1697 - 1737
William, 1st Viscount Bateman and Family

Oil on canvas
Image size: 24 x 18 1/2 inches (61 x 47 cm)
Original gilt carved frame

Estate of Judge Davis Norton and Florence Edelstein.

Please scroll down for more information and a framed image.

William Bateman was a British Whig politician who sat in the House of Commons between 1721 and 1734. He was made Knight Companion of the Order of the Bath in 1732 and elected a Fellow of the Royal Society in 1733. This painting dates between 1732, when Viscount Bateman received his Order of the Bath, and 1737, when the artist Gawen Hamilton died.

The Order of the Bath is the fourth-most senior of the British Orders of Chivalry, after The Most Noble Order of the Garter, The Most Ancient. Here we can see Viscount Bateman sat wearing the insignia, accompanied by the figures of his wife Anne Spencer and his eldest son John.

In 1738 Anne discovered with horror that William had been conducting homosexual liaisons with some of the stable boys at one of his properties. She spent the rest of her life living with her brother after formally separating from her husband. William, who risked prosecution and social ostracism in England, subsequently lived abroad a good deal,  although he does seem to have travelled back and forth between England and the Continent a fair bit. He died in Paris in 1744 and was succeeded in the viscountcy by his son.

Gawen Hamilton

Little biographical information is known about Hamilton. He was born in the West of Scotland but worked mainly in London and indeed only in the recent years has the fineness of his work been fully appreciated. Hamilton died and was buried at St Paul’s, Covent Garden on 28 October 1737.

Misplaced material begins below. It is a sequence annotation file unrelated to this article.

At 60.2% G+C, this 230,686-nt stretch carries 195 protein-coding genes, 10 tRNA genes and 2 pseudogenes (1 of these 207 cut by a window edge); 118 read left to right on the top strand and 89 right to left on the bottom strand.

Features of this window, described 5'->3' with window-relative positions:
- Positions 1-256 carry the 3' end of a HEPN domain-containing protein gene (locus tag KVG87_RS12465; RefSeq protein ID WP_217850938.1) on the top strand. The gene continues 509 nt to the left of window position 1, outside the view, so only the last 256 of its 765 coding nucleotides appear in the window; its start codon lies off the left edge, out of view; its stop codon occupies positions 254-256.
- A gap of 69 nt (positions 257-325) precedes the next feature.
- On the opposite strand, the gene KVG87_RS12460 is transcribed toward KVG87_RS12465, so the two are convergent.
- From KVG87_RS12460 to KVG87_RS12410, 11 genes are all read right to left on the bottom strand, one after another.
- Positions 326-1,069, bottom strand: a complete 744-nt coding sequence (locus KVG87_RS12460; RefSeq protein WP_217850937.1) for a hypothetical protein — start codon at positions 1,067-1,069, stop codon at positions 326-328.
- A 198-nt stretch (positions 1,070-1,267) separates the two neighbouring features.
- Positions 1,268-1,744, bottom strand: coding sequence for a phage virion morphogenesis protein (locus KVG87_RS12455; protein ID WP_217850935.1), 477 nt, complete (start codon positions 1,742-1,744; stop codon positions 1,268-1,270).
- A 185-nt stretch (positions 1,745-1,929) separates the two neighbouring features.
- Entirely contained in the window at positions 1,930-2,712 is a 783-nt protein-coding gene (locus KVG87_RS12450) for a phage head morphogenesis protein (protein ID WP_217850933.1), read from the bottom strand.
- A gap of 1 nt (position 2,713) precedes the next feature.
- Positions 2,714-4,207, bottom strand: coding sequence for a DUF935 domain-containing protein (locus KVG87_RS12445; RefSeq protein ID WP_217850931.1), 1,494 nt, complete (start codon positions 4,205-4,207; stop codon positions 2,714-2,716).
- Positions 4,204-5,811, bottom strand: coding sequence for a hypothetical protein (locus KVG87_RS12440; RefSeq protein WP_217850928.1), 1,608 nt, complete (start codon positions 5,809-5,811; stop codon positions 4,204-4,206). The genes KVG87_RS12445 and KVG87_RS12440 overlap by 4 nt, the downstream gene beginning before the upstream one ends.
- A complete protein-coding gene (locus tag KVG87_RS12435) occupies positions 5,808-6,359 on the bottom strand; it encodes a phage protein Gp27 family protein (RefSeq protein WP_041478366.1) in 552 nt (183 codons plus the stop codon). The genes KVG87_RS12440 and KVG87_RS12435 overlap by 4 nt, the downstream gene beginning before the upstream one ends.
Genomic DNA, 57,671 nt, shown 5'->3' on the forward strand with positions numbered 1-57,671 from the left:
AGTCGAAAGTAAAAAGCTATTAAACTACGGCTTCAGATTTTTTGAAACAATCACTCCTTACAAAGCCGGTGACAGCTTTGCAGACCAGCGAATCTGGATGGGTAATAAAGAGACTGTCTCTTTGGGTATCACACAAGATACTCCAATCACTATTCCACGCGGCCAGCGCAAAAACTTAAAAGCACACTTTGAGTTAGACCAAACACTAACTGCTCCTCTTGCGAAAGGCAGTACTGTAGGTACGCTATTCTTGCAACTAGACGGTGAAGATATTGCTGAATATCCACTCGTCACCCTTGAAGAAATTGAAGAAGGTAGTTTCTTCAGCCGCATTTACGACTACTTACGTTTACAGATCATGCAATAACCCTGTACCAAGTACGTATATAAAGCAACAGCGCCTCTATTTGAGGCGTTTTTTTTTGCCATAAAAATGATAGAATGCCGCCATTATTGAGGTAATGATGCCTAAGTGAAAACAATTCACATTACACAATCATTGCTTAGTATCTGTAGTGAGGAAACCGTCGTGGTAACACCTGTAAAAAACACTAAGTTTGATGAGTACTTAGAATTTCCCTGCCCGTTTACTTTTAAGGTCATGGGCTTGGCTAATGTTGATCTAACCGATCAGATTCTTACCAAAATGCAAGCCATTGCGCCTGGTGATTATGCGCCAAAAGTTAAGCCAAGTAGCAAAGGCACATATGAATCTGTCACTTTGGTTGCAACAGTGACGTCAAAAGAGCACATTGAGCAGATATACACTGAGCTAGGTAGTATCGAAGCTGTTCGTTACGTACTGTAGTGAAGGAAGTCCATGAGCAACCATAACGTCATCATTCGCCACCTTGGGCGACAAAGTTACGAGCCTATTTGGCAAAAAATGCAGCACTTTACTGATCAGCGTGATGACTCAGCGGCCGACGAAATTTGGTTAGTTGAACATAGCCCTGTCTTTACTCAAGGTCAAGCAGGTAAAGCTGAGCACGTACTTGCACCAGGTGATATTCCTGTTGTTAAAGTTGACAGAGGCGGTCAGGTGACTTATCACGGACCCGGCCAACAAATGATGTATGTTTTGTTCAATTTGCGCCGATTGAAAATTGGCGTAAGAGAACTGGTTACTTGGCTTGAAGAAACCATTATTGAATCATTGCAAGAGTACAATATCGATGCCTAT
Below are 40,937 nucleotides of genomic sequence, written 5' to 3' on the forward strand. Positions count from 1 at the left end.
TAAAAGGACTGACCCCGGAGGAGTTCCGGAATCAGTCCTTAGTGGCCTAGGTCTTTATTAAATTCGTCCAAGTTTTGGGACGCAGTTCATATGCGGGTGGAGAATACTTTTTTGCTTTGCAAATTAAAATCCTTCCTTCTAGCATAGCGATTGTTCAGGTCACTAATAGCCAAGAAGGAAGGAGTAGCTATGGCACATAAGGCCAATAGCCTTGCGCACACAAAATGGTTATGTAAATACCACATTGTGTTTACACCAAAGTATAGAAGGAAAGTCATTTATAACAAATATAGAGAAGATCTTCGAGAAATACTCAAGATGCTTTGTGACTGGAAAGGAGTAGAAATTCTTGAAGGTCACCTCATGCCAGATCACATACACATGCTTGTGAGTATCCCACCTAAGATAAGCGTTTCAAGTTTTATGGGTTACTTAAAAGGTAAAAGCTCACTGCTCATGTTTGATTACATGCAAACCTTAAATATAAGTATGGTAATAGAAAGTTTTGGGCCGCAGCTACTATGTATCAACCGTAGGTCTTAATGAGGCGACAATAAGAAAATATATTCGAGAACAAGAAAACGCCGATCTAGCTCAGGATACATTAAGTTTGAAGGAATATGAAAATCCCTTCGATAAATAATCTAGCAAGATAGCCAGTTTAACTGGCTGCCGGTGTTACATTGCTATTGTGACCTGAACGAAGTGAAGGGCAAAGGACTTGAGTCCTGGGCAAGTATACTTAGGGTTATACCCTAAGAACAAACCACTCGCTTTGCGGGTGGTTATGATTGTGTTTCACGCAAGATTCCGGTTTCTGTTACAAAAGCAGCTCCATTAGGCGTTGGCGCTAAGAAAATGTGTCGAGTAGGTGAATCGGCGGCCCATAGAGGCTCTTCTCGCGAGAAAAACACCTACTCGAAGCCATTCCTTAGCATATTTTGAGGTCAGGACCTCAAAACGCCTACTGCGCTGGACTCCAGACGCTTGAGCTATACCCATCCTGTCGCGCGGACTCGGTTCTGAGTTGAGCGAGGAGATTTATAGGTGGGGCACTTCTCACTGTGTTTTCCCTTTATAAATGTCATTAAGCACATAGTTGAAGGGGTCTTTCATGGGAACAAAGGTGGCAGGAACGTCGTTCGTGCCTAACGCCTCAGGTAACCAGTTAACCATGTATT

He was one of the first wave of British born painters of ‘conversation pieces’ along with contemporaries such as William Hogarth and Charles Philips. These are works that depict groups of friends, families and acquaintances often engaging in a variety of genteel activities such as playing cards or taking tea.

Much of what is known of Hamilton is derived from the notebooks of George Vertue, who knew him well and was a fellow member, both of the convivial group that met at the Rose and Crown Club. Vertue described Hamilton as the superior of Hogarth ‘in Colouring and easy graceful likeness’ – a possibly prejudiced view given their association. He also described Hamilton as one of ‘the most elevated Men in Art here now, [who] are the lowest of stature’.